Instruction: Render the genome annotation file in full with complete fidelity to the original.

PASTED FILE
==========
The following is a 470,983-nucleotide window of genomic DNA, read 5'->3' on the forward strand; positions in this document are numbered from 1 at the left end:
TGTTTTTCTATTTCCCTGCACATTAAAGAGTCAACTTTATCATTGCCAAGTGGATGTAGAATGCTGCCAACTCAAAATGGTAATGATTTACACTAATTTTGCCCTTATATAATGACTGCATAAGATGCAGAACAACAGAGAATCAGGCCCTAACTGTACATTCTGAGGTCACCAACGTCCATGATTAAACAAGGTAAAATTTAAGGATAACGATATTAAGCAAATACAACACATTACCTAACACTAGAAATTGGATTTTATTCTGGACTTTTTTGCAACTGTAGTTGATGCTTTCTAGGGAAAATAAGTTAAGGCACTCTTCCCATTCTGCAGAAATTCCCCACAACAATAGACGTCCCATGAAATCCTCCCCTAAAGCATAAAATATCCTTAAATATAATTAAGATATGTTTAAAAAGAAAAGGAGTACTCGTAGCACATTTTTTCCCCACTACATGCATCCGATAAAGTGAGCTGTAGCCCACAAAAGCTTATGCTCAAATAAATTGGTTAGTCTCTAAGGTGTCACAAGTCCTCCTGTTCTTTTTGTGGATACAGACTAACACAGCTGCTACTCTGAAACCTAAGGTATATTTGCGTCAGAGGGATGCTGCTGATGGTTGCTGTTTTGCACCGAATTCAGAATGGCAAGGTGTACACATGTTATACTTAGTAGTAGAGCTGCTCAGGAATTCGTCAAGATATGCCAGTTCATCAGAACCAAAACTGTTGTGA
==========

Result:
The following is a 470,983-nucleotide window of genomic DNA, read 5'->3' on the forward strand; positions in this document are numbered from 1 at the left end:
TGTTTTTCTATTTCCCTGCACATTAAAGAGTCAACTTTATCATTGCCAAGTGGATGTAGAATGCTGCCAACTCAAAATGGTAATGATTTACACTAATTTTGCCCTTATATAATGACTGCATAAGATGCAGAACAACAGAGAATCAGGCCCTAACTGTACATTCTGAGGTCACCAACGTCCATGATTAAACAAGGTAAAATTTAAGGATAACGATATTAAGCAAATACAACACATTACCTAACACTAGAAATTGGATTTTATTCTGGACTTTTTTGCAACTGTAGTTGATGCTTTCTAGGGAAAATAAGTTAAGGCACTCTTCCCATTCTGCAGAAATTCCCCACAACAATAGACGTCCCATGAAATCCTCCCCTAAAGCATAAAATATCCTTAAATATAATTAAGATATGTTTAAAAAGAAAAGGAGTACTCGTAGCACATTTTTTCCCCACTACATGCATCCGATAAAGTGAGCTGTAGCCCACAAAAGCTTATGCTCAAATAAATTGGTTAGTCTCTAAGGTGTCACAAGTCCTCCTGTTCTTTTTGTGGATACAGACTAACACAGCTGCTACTCTGAAACCTAAGGTATATTTGCGTCAGAGGGATGCTGCTGATGGTTGCTGTTTTGCACCGAATTCAGAATGGCAAGGTGTACACATGTTATACTTAGTAGTAGAGCTGCTCAGGAATTCGTCAAGATATGCCAGTTCATCAGAACCAAAACTGTTGTGA